Noem’s draft legislation would codify two executive orders – one for K-12 students and the other for the collegiate level – she wrote shortly after vetoing a state Republican anti-trans sports bill.
Her first order stated that “only females, based on their biological sex, as reflected on ther birth certificate or affidavit provided upon initial enrollment” can participate in women’s school sports. The second made a similar declaration for college sports.
According to the Sioux Falls Argus Leader, South Dakota High School Activities Association still allows trans student-athletes to compete.
The proposed bill also states that if an athlete suffers direct or indirect harm due to violation of the legislation, that student has a private cause of action for relief against the school, athletic organization or college that caused the harm.
The two executive orders came after Noem praised but vetoed anti-trans legislation that the Republican-controlled state legislature passed, fearing the NCAA would take the state to court over the bill.
“This legislation does not have the problematic provisions that were included in last year’s House Bill 1217,” Noem said in a press release. “Those flawed provisions would have led to litigation for our state, as well as for the families of young South Dakota athletes – male and female alike.”
The American Civil Liberties Union (ACLU) of South Dakota condemned Noem’s proposed legislation, calling it a solution in search of a problem.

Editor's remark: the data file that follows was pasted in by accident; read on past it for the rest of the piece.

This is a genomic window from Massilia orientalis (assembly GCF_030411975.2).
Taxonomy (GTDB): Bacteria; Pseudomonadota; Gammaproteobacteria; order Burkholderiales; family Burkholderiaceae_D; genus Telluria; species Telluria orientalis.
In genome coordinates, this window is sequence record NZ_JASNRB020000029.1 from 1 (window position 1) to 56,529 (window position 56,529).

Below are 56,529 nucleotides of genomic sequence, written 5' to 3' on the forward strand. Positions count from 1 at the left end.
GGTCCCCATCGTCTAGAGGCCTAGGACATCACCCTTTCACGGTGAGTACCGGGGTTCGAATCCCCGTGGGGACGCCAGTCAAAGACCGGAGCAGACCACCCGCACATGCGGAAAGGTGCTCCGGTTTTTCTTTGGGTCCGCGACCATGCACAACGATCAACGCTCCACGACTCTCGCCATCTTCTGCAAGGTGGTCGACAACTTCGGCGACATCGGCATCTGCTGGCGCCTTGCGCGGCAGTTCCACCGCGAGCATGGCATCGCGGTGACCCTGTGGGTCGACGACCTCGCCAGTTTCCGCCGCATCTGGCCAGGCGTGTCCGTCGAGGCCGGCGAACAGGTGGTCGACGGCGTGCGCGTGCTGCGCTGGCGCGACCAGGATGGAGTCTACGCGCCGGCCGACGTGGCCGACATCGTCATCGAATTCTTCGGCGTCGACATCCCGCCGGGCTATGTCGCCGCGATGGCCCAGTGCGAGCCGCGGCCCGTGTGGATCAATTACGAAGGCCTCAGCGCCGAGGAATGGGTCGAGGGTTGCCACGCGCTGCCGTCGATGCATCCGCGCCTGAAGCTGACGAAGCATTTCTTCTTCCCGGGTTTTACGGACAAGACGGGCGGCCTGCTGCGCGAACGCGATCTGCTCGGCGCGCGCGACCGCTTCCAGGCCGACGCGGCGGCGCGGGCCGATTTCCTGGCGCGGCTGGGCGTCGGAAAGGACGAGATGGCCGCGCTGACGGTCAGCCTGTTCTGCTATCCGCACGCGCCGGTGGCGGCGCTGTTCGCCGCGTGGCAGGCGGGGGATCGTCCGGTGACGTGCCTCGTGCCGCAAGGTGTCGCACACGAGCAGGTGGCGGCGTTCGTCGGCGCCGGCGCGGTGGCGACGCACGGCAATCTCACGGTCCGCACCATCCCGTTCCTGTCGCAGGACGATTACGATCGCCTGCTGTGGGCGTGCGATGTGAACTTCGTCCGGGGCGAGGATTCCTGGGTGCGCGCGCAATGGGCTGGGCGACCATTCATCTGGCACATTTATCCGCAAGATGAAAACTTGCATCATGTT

“Let’s be clear: Noem’s proposed legislation is an attack on transgender women and girls,” wrote Jett Jonelis, Advocacy Manager for the ACLU of South Dakota.
According to the organization, the bill is also illegal, violating the United States Constitution and Title IX of the Civil Rights Act, which protects students – including trans ones – from sex discrimination.
“This proposed legislation is clearly fueled by a fear and misunderstanding of transgender people in our state,” Jonelis said.
Noem claimed that the bill was “about fairness,” saying: “Every young woman deserves an equal playing field where she can achieve success, but common sense tells us that males have an unfair physical advantage over females in athletic competition. It is for those reasons that only girls should be competing in girls’ sports. Women have fought long and hard for equal athletic opportunities, and South Dakota will defend them, but we have to do it in a smart way.”
However, Jonelis said that if Noem’s concerns were really about “fairness” in women’s sports, she would “tackle the actual threats to women’s sports such as severe underfunding, lack of media coverage, sexist ideologies that suggest that women and girls are weak, and pay equity for coaches.”
“Nobody wins when politicians try to meddle in people’s lives like this,” Jonelis continued. “Nobody wins when we try to codify discrimination like this. Legislation like Noem’s proposed bill has been discussed and defeated before. It’s time to move on.”
The bill is the eighth attempt to ban trans athletes from competing in sports in accordance with their gender identity, according to the ACLU of South Dakota. All of the proposals failed.
The next legislative session in South Dakota begins on January 11, 2022.